Steeped in Nature
A neighborhood on the bluffs of the Cape Fear
By Teresa McLamb » Photos by Brandon Williams
Imagine a picnic on the river with only the songs of birds or the occasional fish jumping. Imagine lying awake on a blanket, the milky way glittering in the night sky. Now, imagine that all this is only 15 minutes from downtown Wilmington.
The Brunswick County neighborhood, Bluffs on the Cape Fear, sits on a high bluff over the Cape Fear River. “It’s just minutes from everything you need,” said Marc Wilson, sales manager for the amenity-rich community. “A grocery store is five minutes from the gate; three restaurants, major medical in Leland and then just a few minutes to the hospital. The airport is 15 minutes away.” By boat, the community is about 30 minutes from downtown Wilmington through the dark waters of the Cape Fear where vestiges of rice plantations can still be spotted.
Potential residents who inquire about the community want to know about the arts, culture, education, transportation and more, he noted. They also are intrigued by the privacy and peacefulness of the property in such proximity to a major city.
Residents, including himself, find themselves with busy social calendars. Wilson noted that he has tickets for three performances at Thalian Hall, one of the nation’s oldest theaters, in the near future. One stars a Bluffs resident.
Getting to Bluffs on the Cape Fear requires a short ride on a small state road, then a turn onto Dogwood Lane where a buffer of green exists for miles around. All visitors stop at the front gate. “It’s a secure front entrance. After 5pm, residents can get in by code or remote. Guests or deliveries can get a temporary code.” Knowing the gate is monitored allows residents to travel without worry, he said.
Current residents are enjoying amenities that include tennis, a junior Olympic size swimming pool and an amenity center. They’re also just 35 minutes from the community’s private beach club at Oak Island which provides on-site parking and a five-minute walk to the ocean front. The $1.2 million clubhouse provides locker rooms, showers, storage, a full kitchen and more.
As real estate in the region booms, The Bluffs is also. “Last year we had our best year since opening,” he said. Company goals for 2021 were hit halfway through the year and sales continue at a brisk pace.
Paving has begun for the RV/boat storage area where residents can store small boats that can be launched from inside the community. A kayak launch is also planned. A pickleball area is under construction, as is the marina for waterfront homes. An addition to the clubhouse is in the final design stages. It will add 11000sf to the existing building, adding space for a full fitness facility, yoga room, dry sauna, bar and kitchen, covered porch and more. It’s expected to be completed by the end of 2022, he said.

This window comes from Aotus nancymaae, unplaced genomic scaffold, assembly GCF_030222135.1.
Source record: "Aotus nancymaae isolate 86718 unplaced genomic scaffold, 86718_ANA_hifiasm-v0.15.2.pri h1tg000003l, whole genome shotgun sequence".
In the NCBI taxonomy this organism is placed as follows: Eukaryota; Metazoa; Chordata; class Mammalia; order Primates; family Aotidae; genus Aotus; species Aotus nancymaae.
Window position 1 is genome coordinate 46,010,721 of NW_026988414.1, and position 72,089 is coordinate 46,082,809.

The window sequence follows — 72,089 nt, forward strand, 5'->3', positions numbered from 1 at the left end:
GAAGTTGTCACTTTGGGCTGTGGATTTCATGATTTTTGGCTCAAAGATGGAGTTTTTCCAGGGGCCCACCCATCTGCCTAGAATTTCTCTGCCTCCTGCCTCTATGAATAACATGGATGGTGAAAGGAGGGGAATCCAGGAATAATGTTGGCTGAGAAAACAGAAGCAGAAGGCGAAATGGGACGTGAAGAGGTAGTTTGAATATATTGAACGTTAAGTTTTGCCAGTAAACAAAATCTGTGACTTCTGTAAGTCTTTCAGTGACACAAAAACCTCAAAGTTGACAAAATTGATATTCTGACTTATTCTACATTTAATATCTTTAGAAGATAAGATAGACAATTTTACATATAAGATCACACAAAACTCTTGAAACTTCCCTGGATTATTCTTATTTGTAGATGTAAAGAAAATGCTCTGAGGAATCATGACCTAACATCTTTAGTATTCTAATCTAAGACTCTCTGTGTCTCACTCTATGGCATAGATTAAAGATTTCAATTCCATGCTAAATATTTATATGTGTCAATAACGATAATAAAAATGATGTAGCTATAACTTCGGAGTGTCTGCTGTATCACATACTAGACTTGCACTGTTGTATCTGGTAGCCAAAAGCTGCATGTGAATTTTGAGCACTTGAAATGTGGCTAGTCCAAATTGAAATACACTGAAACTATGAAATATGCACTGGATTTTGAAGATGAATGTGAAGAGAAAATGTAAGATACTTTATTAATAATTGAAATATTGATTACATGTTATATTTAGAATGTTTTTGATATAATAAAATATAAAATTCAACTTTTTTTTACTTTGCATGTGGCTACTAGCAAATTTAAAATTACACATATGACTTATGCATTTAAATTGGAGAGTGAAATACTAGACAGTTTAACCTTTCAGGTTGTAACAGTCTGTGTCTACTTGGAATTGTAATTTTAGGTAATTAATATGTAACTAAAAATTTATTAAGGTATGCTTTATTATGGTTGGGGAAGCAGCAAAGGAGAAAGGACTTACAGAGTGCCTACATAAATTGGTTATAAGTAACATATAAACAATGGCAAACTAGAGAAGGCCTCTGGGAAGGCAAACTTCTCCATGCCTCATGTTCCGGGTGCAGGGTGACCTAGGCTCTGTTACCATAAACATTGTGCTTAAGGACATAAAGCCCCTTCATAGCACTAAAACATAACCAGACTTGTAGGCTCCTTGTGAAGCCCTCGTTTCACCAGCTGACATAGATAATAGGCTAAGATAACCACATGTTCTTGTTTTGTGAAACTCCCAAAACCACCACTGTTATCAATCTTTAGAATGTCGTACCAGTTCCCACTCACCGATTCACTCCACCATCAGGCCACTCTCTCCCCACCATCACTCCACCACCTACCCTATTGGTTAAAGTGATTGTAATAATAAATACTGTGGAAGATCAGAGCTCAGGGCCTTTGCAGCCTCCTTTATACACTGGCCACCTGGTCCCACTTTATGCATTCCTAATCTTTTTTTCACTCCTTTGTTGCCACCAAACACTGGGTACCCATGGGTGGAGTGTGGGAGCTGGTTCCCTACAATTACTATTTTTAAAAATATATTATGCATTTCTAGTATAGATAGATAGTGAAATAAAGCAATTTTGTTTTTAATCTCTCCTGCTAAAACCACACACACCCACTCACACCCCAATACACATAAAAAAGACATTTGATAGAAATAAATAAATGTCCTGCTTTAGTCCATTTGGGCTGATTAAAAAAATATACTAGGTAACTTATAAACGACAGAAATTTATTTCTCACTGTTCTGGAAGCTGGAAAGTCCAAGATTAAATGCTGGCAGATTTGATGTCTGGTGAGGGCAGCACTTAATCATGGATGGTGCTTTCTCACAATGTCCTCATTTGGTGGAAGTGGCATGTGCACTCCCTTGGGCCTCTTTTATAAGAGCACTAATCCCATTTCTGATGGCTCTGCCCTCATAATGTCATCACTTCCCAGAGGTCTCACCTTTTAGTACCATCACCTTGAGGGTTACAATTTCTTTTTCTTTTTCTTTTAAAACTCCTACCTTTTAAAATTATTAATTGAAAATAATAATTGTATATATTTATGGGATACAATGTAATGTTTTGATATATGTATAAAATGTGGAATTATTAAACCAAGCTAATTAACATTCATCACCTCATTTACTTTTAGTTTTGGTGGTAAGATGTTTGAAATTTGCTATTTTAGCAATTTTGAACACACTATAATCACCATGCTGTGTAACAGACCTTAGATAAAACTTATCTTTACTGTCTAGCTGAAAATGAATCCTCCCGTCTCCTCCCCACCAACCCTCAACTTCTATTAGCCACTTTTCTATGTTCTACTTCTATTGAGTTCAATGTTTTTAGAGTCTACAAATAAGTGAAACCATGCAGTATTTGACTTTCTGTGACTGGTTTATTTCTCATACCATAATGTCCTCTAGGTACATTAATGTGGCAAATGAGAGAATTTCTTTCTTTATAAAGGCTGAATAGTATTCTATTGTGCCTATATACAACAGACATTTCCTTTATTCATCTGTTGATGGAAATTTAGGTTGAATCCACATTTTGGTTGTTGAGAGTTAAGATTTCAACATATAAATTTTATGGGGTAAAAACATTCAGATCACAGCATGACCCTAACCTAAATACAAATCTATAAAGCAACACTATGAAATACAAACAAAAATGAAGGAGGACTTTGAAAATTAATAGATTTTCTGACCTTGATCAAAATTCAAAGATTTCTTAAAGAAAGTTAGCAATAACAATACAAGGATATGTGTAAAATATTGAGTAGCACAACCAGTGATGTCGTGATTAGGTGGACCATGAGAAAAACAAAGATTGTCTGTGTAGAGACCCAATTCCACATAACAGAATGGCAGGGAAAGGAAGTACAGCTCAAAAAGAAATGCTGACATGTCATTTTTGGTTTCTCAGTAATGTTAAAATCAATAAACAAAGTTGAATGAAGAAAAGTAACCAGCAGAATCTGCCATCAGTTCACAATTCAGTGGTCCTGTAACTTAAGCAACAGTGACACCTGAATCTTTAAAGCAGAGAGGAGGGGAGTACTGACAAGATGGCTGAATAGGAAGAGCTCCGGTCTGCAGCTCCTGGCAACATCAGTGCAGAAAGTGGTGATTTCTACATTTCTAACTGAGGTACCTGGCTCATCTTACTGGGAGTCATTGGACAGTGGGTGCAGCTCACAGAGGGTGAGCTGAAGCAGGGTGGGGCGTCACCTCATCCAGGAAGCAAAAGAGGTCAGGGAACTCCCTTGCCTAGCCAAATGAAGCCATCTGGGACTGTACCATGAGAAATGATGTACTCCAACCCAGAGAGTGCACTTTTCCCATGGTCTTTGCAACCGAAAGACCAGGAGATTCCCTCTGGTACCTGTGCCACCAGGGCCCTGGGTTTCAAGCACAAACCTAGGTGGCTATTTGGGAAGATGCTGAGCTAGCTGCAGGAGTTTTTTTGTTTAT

Property owner association dues, which include access to all the neighborhood amenities, are $100 per month.
New home phases are being opened and new home inventory is being released, Wilson said.
At build-out, The Bluffs will have about 700 homes on 600 acres averaging lot sizes of 4/10 of an acre.
Homesites run from about $80,000 to $500,000. Property owners can select their own builder and design if it is approved by the Architectural Review Committee.
In addition to the featured builders – AR Homes, Southern Pines and Clark Legacy Homes – well known Kent Homes has joined the lineup at the Bluffs, building model homes for potential residents to view. Home prices begin at about $480,000. Some offer lease backs. Natural gas is available in the community for residents who prefer to cook and heat with gas. Wilson noted there is also high-speed Internet, county water and sewer, underground utilities, and county taxes.
“We are an average of 30 feet above sea level with well drained sandy loom soil. We’re not in a flood zone,” Wilson noted. We’ve been through major hurricanes, and it’s been fine.”
He encourages folks wishing to check out the community to make an appointment to visit; while walk-ins are welcomed, they can’t be guaranteed the personal attention they deserve, he noted.
“Truly our best asset is our people,” Wilson said. “They’re very welcoming, and it’s easy to get assimilated.” Residents come from many states including the Northeast and Midwest, but he said most are from other parts of North Carolina.
The residents have organized many clubs and are starting a community garden. They volunteer inside and outside of the community, recently adopting part of the roadway that leads to the community.
People come for the atmosphere, he noted. “You can be as busy as you want or laid back. You’ll have immediate friends.”